(7%)

Why do you think this is the best strategy to pass universal health care?


Strategy poll (without names of supporters):

There's massive public support for universal health care, and Barack Obama has promised to make it a top priority if he's president.

Many, though not all, progressives agree that the best way to guarantee universal health care is a "single payer" national health care system.

But progressives disagree about how to get there. Here are both sides of the argument. What do you think?

A single payer health care system would be like Medicare for all—all Americans would be covered, patients could choose their own doctors, and private insurance companies wouldn't be involved.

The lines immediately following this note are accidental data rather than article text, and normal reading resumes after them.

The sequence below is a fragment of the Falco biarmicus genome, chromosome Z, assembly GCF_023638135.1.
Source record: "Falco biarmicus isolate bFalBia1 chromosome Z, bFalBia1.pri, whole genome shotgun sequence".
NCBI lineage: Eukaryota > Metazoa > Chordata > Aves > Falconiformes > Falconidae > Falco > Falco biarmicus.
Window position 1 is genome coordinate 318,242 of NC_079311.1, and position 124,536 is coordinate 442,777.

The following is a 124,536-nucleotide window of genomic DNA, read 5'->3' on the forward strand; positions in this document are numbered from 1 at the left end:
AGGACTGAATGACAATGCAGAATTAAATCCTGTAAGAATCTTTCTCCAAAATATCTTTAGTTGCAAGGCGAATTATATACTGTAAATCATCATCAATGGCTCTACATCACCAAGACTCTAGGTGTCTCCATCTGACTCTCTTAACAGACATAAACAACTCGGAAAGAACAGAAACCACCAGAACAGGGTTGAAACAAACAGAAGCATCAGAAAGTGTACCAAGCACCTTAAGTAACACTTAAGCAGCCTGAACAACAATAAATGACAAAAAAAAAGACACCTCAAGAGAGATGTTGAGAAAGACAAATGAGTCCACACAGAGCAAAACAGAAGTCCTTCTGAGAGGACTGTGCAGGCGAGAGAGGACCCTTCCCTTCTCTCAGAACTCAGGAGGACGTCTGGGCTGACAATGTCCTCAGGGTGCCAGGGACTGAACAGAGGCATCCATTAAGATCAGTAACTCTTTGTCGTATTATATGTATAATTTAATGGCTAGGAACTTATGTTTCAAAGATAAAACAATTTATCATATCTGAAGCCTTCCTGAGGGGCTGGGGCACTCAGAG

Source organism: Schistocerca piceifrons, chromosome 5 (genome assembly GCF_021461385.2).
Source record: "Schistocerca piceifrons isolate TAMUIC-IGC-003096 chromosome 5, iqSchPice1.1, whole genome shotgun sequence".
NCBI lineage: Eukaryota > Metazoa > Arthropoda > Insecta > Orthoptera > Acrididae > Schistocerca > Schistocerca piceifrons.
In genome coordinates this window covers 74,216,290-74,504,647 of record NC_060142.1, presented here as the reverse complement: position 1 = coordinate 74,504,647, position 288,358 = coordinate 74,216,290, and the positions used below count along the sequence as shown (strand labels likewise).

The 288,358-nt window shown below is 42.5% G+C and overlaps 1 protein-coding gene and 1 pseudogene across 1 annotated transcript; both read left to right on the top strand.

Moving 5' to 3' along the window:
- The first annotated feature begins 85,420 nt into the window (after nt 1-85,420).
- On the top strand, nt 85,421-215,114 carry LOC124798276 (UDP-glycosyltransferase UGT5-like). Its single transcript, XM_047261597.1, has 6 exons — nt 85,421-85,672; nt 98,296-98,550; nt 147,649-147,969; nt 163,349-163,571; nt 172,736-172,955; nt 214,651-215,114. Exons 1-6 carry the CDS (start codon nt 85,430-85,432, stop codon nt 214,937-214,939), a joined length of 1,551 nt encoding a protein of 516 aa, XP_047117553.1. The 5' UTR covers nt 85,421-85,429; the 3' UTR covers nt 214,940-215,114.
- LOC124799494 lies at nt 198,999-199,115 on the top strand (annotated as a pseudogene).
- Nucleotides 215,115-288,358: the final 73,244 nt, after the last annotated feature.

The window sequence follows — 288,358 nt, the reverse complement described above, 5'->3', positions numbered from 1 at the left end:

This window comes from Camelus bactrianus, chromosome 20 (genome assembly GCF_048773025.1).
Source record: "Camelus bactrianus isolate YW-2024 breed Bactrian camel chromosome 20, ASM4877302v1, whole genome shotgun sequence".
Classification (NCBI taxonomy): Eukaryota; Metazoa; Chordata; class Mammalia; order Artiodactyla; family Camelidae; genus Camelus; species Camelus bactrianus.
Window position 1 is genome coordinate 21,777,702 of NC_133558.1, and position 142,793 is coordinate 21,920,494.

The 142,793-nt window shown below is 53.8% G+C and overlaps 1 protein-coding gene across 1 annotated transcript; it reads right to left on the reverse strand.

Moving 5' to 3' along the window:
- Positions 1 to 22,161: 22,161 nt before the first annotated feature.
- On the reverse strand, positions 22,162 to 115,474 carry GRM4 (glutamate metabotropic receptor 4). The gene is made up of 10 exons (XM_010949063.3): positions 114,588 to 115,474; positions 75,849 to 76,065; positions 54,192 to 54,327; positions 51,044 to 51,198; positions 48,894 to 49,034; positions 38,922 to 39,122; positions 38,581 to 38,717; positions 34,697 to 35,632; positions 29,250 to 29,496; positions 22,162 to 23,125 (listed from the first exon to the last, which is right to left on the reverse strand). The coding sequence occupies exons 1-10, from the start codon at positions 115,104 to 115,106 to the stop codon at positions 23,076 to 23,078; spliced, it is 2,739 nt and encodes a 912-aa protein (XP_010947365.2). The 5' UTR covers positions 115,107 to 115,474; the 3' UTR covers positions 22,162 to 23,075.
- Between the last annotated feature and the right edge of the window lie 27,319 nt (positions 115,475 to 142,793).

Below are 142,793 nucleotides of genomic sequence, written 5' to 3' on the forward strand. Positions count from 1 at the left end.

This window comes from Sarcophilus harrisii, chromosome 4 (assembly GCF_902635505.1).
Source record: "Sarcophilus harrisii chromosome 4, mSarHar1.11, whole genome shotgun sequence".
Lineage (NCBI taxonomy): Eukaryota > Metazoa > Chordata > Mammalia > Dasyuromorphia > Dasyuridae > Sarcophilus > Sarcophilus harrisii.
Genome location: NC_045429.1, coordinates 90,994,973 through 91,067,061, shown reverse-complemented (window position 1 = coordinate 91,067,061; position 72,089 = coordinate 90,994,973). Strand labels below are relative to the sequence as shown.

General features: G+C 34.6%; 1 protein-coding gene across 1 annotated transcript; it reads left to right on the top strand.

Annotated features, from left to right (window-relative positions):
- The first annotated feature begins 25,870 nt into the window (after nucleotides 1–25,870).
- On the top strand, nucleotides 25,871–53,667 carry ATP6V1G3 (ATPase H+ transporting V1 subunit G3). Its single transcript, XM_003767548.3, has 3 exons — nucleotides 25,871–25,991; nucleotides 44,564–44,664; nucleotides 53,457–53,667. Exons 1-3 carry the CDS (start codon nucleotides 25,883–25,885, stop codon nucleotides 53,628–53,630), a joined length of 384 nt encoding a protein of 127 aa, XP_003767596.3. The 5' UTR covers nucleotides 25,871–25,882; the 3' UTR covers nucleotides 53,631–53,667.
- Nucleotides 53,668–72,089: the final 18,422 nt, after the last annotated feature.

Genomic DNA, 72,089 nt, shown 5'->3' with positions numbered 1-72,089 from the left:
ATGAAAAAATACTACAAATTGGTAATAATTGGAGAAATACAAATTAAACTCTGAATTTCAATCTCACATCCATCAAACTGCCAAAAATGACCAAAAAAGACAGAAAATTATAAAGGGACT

Some progressives think we should only support single payer health care proposals. They say private insurance companies are driving prices up and quality down because they exist to make profits, not guarantee good health care. Therefore, we should eliminate private insurance from our health care system. This will garner enough cost savings to pay for quality health care for everyone. Only a single payer system will abolish private health insurance companies.

But other progressive health care advocates point to the fact that, because single payer would force people to trade their existing health insurance for the national system, it's been very easy for our opposition to defeat single payer proposals. Polling shows people get very nervous about being forced to switch. In general, these folks favor a different strategy: We should push first to establish a national health care system like Medicare for everyone who wants, to prove how well single payer works.